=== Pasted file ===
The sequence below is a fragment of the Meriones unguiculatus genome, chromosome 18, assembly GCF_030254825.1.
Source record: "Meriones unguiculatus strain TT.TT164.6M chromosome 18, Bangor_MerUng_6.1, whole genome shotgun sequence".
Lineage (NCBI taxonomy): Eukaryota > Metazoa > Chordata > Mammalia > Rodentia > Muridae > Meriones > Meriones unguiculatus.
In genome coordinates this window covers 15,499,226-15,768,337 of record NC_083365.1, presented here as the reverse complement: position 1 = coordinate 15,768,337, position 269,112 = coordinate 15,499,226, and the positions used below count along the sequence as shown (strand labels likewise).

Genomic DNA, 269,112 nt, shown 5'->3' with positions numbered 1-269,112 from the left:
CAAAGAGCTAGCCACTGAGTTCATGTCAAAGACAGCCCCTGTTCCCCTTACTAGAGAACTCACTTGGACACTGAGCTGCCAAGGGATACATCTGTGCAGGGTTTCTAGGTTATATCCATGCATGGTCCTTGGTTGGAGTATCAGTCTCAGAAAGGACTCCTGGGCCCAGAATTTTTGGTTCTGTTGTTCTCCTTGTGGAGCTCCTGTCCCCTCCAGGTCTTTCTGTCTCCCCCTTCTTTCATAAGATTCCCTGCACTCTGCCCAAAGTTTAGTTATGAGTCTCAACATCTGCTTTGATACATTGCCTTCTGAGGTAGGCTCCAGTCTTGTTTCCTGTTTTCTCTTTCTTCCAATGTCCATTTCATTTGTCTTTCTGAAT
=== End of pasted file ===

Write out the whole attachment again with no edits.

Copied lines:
The sequence below is a fragment of the Meriones unguiculatus genome, chromosome 18, assembly GCF_030254825.1.
Source record: "Meriones unguiculatus strain TT.TT164.6M chromosome 18, Bangor_MerUng_6.1, whole genome shotgun sequence".
Lineage (NCBI taxonomy): Eukaryota > Metazoa > Chordata > Mammalia > Rodentia > Muridae > Meriones > Meriones unguiculatus.
In genome coordinates this window covers 15,499,226-15,768,337 of record NC_083365.1, presented here as the reverse complement: position 1 = coordinate 15,768,337, position 269,112 = coordinate 15,499,226, and the positions used below count along the sequence as shown (strand labels likewise).

Genomic DNA, 269,112 nt, shown 5'->3' with positions numbered 1-269,112 from the left:
CAAAGAGCTAGCCACTGAGTTCATGTCAAAGACAGCCCCTGTTCCCCTTACTAGAGAACTCACTTGGACACTGAGCTGCCAAGGGATACATCTGTGCAGGGTTTCTAGGTTATATCCATGCATGGTCCTTGGTTGGAGTATCAGTCTCAGAAAGGACTCCTGGGCCCAGAATTTTTGGTTCTGTTGTTCTCCTTGTGGAGCTCCTGTCCCCTCCAGGTCTTTCTGTCTCCCCCTTCTTTCATAAGATTCCCTGCACTCTGCCCAAAGTTTAGTTATGAGTCTCAACATCTGCTTTGATACATTGCCTTCTGAGGTAGGCTCCAGTCTTGTTTCCTGTTTTCTCTTTCTTCCAATGTCCATTTCATTTGTCTTTCTGAAT